How One Couple's Love Story Sparked Change In Their Community, Block By Block Husband and wife Larry and Sharon Adams have spent the past two decades renovating homes in their Milwaukee neighborhood. Their commitment to their community grew out of their own relationship.

How One Couple's Love Story Sparked Change In Their Community, Block By Block

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It is Friday, which means it's time for StoryCorps. We're on the day after Valentine's Day, which is really becoming almost like Valentine's week here on MORNING EDITION, which is fine. Today, two people whose love for their neighborhood grew out of their love for each other. Larry and Sharon Adams have spent the last two decades bringing boarded up homes in Milwaukee back to life. They started in the '90s when Sharon moved back to the house she grew up in in Milwaukee's Lindsay Heights neighborhood. At StoryCorps, Sharon and Larry remembered how they met.

LARRY ADAMS: I was a contractor, and I was asked to come rewire the house. And somewhere, you asked, did I want tea? I had five jobs going on at the same time. I'm smoking two packs of cigarettes a day and didn't have time for none of that. But out of my mouth came yes.

SHARON ADAMS: And you drank tea with me, and you fixed my switch.

L ADAMS: Free of charge (laughter).

S ADAMS: Free of charge (laughter). And I knew you were looking at me. And I'd never met anyone who had such a gentleness and a firmness at the same time and wouldn't let me look deep into his eyes.

L ADAMS: I wanted to finish the job so that I could fire myself from the job. Then I would engage in dealing with you.

S ADAMS: So we didn't see each other for a while.

L ADAMS: That's true.

S ADAMS: And then...

L ADAMS: Then we went for ice cream.

S ADAMS: That was our first date.

L ADAMS: I'm thankful to God every day since. And I remember in conversation, you told me Walnut Street was a place, historically, where African-American entrepreneurs have resided. And in this area, there were elm trees up and down the block that kissed in the middle of the street.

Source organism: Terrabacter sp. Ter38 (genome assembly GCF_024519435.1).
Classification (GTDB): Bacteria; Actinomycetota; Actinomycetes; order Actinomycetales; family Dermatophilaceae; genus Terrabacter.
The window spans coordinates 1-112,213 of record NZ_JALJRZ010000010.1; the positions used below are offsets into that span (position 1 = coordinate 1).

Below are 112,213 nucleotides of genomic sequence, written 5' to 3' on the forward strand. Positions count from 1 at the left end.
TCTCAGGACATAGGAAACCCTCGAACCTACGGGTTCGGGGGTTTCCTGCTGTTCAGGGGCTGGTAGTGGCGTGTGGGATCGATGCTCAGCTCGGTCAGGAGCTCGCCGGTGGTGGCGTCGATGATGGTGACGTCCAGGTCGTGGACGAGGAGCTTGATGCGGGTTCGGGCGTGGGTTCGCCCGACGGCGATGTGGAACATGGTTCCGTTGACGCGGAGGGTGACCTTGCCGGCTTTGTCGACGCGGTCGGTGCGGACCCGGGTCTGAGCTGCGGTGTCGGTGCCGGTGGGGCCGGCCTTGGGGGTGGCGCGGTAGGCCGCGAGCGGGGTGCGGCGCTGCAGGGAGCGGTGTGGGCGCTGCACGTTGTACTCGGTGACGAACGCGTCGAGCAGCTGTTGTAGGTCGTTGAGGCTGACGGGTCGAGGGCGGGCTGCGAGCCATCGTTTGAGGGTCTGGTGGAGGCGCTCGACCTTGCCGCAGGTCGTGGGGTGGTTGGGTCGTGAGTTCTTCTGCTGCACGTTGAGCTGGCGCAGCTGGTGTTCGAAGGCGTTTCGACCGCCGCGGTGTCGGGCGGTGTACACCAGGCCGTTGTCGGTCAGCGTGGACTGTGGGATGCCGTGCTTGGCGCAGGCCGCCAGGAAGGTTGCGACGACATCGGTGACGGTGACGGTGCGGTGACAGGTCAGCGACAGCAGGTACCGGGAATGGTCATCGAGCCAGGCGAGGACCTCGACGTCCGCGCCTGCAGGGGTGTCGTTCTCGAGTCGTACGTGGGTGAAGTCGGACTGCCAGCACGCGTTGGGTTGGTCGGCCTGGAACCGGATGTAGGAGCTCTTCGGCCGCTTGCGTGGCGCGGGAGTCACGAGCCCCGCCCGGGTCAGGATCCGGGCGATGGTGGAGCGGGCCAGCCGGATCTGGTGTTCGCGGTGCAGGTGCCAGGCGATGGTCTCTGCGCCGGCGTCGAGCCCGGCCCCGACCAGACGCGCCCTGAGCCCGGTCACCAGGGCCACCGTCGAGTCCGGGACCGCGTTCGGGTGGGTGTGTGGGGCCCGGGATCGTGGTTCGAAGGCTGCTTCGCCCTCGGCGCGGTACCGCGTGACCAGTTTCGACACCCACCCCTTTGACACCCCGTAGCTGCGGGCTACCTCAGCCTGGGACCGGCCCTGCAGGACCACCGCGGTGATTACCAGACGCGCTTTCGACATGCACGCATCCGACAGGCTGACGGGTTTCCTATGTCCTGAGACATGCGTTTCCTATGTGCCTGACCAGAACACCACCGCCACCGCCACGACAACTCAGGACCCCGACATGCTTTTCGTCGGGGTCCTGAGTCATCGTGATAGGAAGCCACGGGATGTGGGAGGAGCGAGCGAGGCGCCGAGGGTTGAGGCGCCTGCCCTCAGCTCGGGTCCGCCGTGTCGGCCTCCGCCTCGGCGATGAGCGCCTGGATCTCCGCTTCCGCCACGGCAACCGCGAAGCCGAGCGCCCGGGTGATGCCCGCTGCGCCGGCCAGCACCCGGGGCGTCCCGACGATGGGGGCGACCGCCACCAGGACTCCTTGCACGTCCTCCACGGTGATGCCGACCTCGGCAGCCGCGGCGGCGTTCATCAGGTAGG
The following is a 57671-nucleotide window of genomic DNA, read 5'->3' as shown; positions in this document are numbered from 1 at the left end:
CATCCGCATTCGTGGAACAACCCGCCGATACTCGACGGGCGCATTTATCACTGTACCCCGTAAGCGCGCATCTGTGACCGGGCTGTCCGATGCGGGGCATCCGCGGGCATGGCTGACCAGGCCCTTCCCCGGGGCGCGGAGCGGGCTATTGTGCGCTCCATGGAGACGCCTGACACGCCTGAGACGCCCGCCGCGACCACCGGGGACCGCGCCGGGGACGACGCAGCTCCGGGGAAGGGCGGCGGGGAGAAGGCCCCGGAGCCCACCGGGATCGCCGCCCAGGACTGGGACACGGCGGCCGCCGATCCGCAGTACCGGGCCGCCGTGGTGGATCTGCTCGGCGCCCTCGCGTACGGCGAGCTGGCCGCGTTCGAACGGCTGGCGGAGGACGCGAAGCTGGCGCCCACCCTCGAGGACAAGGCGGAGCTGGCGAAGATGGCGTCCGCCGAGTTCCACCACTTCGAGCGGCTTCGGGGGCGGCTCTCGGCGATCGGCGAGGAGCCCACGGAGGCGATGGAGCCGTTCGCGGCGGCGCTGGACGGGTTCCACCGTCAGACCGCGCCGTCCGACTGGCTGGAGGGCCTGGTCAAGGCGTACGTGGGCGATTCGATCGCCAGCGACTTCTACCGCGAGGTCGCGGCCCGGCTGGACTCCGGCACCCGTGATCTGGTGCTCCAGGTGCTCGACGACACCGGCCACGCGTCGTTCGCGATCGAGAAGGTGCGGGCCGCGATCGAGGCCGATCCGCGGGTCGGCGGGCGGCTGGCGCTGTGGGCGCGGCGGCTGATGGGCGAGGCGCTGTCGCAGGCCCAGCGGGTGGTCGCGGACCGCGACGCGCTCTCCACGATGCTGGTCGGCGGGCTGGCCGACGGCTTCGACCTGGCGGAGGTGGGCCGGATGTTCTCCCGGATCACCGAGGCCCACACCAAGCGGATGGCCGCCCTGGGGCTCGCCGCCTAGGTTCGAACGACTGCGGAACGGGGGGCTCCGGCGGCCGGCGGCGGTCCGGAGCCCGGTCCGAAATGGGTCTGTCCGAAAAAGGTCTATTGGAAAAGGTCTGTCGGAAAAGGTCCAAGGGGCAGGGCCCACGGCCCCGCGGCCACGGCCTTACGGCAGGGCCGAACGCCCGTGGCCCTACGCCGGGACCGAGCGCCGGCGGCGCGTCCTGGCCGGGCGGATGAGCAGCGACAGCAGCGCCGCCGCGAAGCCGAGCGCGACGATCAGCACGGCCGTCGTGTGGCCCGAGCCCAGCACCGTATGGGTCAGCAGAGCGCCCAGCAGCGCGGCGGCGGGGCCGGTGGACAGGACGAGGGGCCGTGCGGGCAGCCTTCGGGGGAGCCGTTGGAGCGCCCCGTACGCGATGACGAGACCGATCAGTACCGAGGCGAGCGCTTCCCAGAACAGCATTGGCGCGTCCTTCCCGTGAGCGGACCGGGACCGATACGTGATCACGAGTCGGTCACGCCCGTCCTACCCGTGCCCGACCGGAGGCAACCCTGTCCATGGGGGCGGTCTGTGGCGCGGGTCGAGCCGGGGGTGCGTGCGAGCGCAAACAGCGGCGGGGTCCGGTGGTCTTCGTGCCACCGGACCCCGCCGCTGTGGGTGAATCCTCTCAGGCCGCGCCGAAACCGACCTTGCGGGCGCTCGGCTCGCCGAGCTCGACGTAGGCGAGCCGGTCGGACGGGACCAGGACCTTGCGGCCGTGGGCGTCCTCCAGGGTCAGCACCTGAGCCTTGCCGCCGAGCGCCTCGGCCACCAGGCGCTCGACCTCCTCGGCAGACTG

S ADAMS: Right. So it was very dark on this block - right? - 'cause most of the homes were boarded.

L ADAMS: It was.

S ADAMS: And Christmas Eve, we were sitting in the kitchen looking out.

L ADAMS: And you said, what's going on with those flickering of those lights? And it was crack pipes.

S ADAMS: We looked at each other and said, this is...

L ADAMS: It's not right.

S ADAMS: It's not right.

L ADAMS: And you said...

S ADAMS: I want you to do that house, please. I did say please, right?

L ADAMS: Oh, absolutely. Your eyes always say please. That was the first renovation on this block.

S ADAMS: So the renovation of our own home became secondary to the renovation of our community. And there is such a blessing in the commitment that you and I have for each other. And I get great joy when that commitment manifests itself block by block, household by household.

L ADAMS: Before, I was renovating homes. But to take it deeper, to renovate communities is a purposeful life.

S ADAMS: I love you.

L ADAMS: Love you, too, baby.


INSKEEP: Remember. It's OK to pull over the car if there's a tear in your eye. That was Larry and Sharon Adams for StoryCorps. In 2000, they established Walnut Way, a nonprofit dedicated to revitalizing their Milwaukee neighborhood, which has built and restored more than 100 homes. This conversation will be archived at the Library of Congress.

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